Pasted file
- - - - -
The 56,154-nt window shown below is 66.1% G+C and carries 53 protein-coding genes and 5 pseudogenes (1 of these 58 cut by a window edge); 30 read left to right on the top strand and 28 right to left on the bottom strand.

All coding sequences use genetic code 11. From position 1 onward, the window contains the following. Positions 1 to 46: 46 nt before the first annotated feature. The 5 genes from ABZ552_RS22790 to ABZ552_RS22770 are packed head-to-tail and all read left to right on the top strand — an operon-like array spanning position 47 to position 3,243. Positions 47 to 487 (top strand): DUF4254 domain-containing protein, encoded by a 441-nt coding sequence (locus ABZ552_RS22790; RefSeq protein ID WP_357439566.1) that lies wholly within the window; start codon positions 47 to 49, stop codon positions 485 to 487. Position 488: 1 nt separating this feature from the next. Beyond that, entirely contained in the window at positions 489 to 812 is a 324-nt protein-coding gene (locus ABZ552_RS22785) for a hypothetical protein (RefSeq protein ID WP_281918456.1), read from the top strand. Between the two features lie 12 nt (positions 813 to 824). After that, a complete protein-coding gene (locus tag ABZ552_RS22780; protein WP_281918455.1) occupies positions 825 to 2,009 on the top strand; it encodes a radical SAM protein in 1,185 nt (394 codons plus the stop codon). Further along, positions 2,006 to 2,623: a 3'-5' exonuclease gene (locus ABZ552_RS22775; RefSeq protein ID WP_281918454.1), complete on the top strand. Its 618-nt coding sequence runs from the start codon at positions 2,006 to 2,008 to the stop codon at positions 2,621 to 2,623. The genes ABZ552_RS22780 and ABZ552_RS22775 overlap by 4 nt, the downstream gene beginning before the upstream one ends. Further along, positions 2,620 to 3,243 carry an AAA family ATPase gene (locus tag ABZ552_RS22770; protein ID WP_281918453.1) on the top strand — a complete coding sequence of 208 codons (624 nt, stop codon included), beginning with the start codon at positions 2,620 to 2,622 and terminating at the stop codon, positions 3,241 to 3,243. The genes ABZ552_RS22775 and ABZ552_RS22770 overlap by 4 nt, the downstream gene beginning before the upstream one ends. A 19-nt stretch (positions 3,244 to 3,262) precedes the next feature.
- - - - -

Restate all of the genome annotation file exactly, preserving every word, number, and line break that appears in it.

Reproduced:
The 56,154-nt window shown below is 66.1% G+C and carries 53 protein-coding genes and 5 pseudogenes (1 of these 58 cut by a window edge); 30 read left to right on the top strand and 28 right to left on the bottom strand.

All coding sequences use genetic code 11. From position 1 onward, the window contains the following. Positions 1 to 46: 46 nt before the first annotated feature. The 5 genes from ABZ552_RS22790 to ABZ552_RS22770 are packed head-to-tail and all read left to right on the top strand — an operon-like array spanning position 47 to position 3,243. Positions 47 to 487 (top strand): DUF4254 domain-containing protein, encoded by a 441-nt coding sequence (locus ABZ552_RS22790; RefSeq protein ID WP_357439566.1) that lies wholly within the window; start codon positions 47 to 49, stop codon positions 485 to 487. Position 488: 1 nt separating this feature from the next. Beyond that, entirely contained in the window at positions 489 to 812 is a 324-nt protein-coding gene (locus ABZ552_RS22785) for a hypothetical protein (RefSeq protein ID WP_281918456.1), read from the top strand. Between the two features lie 12 nt (positions 813 to 824). After that, a complete protein-coding gene (locus tag ABZ552_RS22780; protein WP_281918455.1) occupies positions 825 to 2,009 on the top strand; it encodes a radical SAM protein in 1,185 nt (394 codons plus the stop codon). Further along, positions 2,006 to 2,623: a 3'-5' exonuclease gene (locus ABZ552_RS22775; RefSeq protein ID WP_281918454.1), complete on the top strand. Its 618-nt coding sequence runs from the start codon at positions 2,006 to 2,008 to the stop codon at positions 2,621 to 2,623. The genes ABZ552_RS22780 and ABZ552_RS22775 overlap by 4 nt, the downstream gene beginning before the upstream one ends. Further along, positions 2,620 to 3,243 carry an AAA family ATPase gene (locus tag ABZ552_RS22770; protein ID WP_281918453.1) on the top strand — a complete coding sequence of 208 codons (624 nt, stop codon included), beginning with the start codon at positions 2,620 to 2,622 and terminating at the stop codon, positions 3,241 to 3,243. The genes ABZ552_RS22775 and ABZ552_RS22770 overlap by 4 nt, the downstream gene beginning before the upstream one ends. A 19-nt stretch (positions 3,244 to 3,262) precedes the next feature.